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Court to reassess Sh9b pay for land

COAST
By Kamau Muthoni | August 28th 2019

Four Mombasa residents will not be paid Sh9.8 billion compensation for a 328-acre land in Diani illegally acquired by the Government 41 years ago.

This is after the Court of Appeal overturned a High Court order for the State to pay Rahimkhan Afzalkan, Shamshad Begum, Pauline Mwongela and Sayed Mushtaq Sh30 million for each acre. The court had also ordered the State to pay damages worth Sh60 million as well as interest on both amounts.

Judges Alnashir Visram, Gatembu Kairu and Agnes Murgor instead ordered that the case be handed back to the High Court for fresh assessment on how much the respondents ought to be paid for what the court called compulsory acquisition.

The Attorney General had appealed the lower court ruling, saying the land deal was a case of a failed private transaction.

But the appellate court said High Court judge Erick Ogola awarded the amount without properly evaluating how the land was lost. It was unfair, the judges added, for the Government to kick out the complainants from land they had legitimately acquired, then sell it to a private company.

Unlawful deprivation

“In light of the aforementioned right to property and the attendant protection from unlawful deprivation, we find that the conduct of the appellants not only violated those rights but also amounted to unlawful compulsory acquisition of the suit property.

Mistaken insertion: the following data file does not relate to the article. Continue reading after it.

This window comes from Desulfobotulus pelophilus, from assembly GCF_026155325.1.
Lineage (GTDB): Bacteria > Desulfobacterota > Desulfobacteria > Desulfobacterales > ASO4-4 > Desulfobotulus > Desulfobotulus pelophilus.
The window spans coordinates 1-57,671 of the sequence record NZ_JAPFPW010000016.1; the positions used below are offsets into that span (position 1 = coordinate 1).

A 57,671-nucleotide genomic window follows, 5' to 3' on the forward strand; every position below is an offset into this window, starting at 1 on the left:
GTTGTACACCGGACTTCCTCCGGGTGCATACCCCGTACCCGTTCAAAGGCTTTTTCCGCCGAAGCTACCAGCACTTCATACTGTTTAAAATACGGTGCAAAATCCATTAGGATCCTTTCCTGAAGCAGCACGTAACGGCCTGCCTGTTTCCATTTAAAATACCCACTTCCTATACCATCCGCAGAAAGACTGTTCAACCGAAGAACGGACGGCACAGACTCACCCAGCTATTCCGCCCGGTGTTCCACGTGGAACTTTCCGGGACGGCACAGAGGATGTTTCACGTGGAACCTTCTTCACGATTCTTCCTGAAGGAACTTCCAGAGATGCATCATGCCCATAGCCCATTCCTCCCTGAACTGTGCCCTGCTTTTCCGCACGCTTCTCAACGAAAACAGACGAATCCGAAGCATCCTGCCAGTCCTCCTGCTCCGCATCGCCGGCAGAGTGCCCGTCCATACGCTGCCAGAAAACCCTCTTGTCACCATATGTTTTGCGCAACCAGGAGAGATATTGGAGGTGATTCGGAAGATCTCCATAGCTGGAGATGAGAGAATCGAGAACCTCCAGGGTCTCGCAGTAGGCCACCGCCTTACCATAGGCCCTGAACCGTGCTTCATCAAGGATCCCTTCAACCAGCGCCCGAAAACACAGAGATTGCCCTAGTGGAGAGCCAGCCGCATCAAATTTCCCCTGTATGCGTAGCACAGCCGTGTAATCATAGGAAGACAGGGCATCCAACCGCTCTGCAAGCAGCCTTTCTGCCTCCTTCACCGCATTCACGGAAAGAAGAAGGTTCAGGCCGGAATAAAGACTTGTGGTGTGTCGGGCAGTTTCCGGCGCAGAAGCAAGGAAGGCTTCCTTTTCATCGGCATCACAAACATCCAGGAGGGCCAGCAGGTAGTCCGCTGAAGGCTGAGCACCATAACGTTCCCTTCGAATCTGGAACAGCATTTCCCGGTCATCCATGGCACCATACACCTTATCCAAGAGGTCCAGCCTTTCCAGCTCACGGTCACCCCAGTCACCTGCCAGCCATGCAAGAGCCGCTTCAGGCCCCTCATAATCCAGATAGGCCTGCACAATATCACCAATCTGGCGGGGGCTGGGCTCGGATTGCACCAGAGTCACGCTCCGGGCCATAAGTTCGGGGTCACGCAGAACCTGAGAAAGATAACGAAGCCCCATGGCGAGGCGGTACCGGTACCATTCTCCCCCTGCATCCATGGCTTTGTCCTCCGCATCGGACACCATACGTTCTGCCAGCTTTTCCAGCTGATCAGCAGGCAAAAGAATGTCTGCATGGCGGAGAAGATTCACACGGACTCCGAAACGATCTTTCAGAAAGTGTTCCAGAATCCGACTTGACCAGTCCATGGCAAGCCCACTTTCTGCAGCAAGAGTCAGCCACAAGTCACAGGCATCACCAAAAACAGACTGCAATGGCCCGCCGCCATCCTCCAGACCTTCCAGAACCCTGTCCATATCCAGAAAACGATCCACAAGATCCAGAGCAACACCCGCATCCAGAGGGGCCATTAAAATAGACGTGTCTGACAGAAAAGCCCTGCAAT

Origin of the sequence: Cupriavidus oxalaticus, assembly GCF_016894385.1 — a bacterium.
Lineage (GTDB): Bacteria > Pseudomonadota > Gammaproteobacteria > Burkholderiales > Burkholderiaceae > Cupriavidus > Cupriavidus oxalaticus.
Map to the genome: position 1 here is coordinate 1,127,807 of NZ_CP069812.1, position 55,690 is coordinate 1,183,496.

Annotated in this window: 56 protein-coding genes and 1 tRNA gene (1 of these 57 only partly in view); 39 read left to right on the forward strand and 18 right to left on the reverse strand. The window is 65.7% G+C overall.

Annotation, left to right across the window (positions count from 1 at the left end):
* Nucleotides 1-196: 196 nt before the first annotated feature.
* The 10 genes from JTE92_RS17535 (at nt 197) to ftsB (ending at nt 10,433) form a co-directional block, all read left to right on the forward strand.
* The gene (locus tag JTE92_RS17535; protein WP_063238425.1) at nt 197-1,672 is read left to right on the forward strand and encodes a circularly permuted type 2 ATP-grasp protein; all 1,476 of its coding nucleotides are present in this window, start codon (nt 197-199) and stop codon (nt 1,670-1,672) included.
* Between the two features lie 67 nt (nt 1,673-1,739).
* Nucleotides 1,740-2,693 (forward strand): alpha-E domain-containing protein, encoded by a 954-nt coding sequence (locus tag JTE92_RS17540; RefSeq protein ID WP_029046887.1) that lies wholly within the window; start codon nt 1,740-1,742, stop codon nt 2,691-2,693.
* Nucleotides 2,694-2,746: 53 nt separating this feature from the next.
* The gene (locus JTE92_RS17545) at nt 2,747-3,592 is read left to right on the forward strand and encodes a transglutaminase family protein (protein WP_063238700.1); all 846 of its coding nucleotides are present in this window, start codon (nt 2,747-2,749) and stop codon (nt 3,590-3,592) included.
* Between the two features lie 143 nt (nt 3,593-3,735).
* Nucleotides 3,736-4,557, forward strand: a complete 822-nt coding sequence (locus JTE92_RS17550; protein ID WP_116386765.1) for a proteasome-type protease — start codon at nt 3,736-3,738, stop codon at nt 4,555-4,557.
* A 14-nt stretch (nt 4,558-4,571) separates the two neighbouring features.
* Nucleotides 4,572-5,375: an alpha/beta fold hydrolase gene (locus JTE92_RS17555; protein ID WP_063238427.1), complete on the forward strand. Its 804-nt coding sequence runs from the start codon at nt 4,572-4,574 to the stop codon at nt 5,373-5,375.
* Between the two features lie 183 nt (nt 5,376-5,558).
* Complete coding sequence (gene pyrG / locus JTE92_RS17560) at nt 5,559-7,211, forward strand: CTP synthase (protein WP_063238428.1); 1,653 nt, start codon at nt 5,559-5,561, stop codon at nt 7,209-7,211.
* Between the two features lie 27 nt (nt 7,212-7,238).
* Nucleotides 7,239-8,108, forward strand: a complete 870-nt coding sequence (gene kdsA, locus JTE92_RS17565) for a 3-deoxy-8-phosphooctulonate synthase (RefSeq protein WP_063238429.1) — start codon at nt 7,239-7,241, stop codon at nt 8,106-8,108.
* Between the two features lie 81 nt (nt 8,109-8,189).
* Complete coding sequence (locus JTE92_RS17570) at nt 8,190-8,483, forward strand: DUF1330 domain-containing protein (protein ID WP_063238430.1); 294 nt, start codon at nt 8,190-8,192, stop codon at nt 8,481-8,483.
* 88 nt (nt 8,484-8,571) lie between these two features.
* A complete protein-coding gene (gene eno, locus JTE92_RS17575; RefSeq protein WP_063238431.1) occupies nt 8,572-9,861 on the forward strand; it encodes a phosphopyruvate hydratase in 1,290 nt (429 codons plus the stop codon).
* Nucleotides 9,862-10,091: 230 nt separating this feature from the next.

“Our finding is informed by the fact that following the appellants’ conduct, the suit property has since been sub-divided and developed by third parties thus incapable of being restored to the respondents,” the judges ruled.

The land in question, nicknamed the ‘Jewel of South Coast’, was owned by Eleanor Wailes, a white settler. On March 22, 1978, Eleanor transferred the land to Afzalkan, Begum, Mwongela and Mushtaq for Sh140,000.

A few weeks later, the director of agriculture wrote to District Land Registrar Daniel Mwangi ordering the four should be barred from accessing the land.

The reason given was that a man only named as Kihara had interests in the property.

The chief registrar of lands then cancelled the title, claiming that Eleanor had not given proper consent and that the Mombasa Land Control Board had not given the four buyers the go-ahead to purchase the contested property.

The title was then transferred to Kasika Developers, a shadowy company which the court heard was owned by top Government officials.

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